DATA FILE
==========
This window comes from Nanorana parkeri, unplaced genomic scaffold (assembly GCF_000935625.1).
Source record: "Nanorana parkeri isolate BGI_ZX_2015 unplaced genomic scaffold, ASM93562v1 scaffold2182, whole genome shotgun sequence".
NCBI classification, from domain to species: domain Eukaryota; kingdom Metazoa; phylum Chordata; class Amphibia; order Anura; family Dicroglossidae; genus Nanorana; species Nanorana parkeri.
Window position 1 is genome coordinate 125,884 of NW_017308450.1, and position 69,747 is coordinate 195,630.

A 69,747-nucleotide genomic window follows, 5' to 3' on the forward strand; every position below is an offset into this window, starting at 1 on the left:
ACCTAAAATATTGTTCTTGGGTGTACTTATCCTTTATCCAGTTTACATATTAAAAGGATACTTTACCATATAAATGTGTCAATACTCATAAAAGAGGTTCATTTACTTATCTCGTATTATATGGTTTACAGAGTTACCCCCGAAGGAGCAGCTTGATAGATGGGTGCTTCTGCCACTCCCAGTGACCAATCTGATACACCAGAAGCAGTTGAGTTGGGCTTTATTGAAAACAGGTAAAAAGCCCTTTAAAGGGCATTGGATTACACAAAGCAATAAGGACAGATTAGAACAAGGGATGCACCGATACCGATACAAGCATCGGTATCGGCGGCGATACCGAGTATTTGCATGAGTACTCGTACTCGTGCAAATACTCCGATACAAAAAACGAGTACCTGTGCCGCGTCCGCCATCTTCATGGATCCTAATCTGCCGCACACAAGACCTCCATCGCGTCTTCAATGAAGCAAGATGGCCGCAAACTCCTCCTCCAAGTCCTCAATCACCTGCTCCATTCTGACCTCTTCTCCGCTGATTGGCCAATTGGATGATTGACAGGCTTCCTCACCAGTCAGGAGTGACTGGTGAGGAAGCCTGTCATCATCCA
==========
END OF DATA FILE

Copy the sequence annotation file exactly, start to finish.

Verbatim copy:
This window comes from Nanorana parkeri, unplaced genomic scaffold (assembly GCF_000935625.1).
Source record: "Nanorana parkeri isolate BGI_ZX_2015 unplaced genomic scaffold, ASM93562v1 scaffold2182, whole genome shotgun sequence".
NCBI classification, from domain to species: domain Eukaryota; kingdom Metazoa; phylum Chordata; class Amphibia; order Anura; family Dicroglossidae; genus Nanorana; species Nanorana parkeri.
Window position 1 is genome coordinate 125,884 of NW_017308450.1, and position 69,747 is coordinate 195,630.

A 69,747-nucleotide genomic window follows, 5' to 3' on the forward strand; every position below is an offset into this window, starting at 1 on the left:
ACCTAAAATATTGTTCTTGGGTGTACTTATCCTTTATCCAGTTTACATATTAAAAGGATACTTTACCATATAAATGTGTCAATACTCATAAAAGAGGTTCATTTACTTATCTCGTATTATATGGTTTACAGAGTTACCCCCGAAGGAGCAGCTTGATAGATGGGTGCTTCTGCCACTCCCAGTGACCAATCTGATACACCAGAAGCAGTTGAGTTGGGCTTTATTGAAAACAGGTAAAAAGCCCTTTAAAGGGCATTGGATTACACAAAGCAATAAGGACAGATTAGAACAAGGGATGCACCGATACCGATACAAGCATCGGTATCGGCGGCGATACCGAGTATTTGCATGAGTACTCGTACTCGTGCAAATACTCCGATACAAAAAACGAGTACCTGTGCCGCGTCCGCCATCTTCATGGATCCTAATCTGCCGCACACAAGACCTCCATCGCGTCTTCAATGAAGCAAGATGGCCGCAAACTCCTCCTCCAAGTCCTCAATCACCTGCTCCATTCTGACCTCTTCTCCGCTGATTGGCCAATTGGATGATTGACAGGCTTCCTCACCAGTCAGGAGTGACTGGTGAGGAAGCCTGTCATCATCCA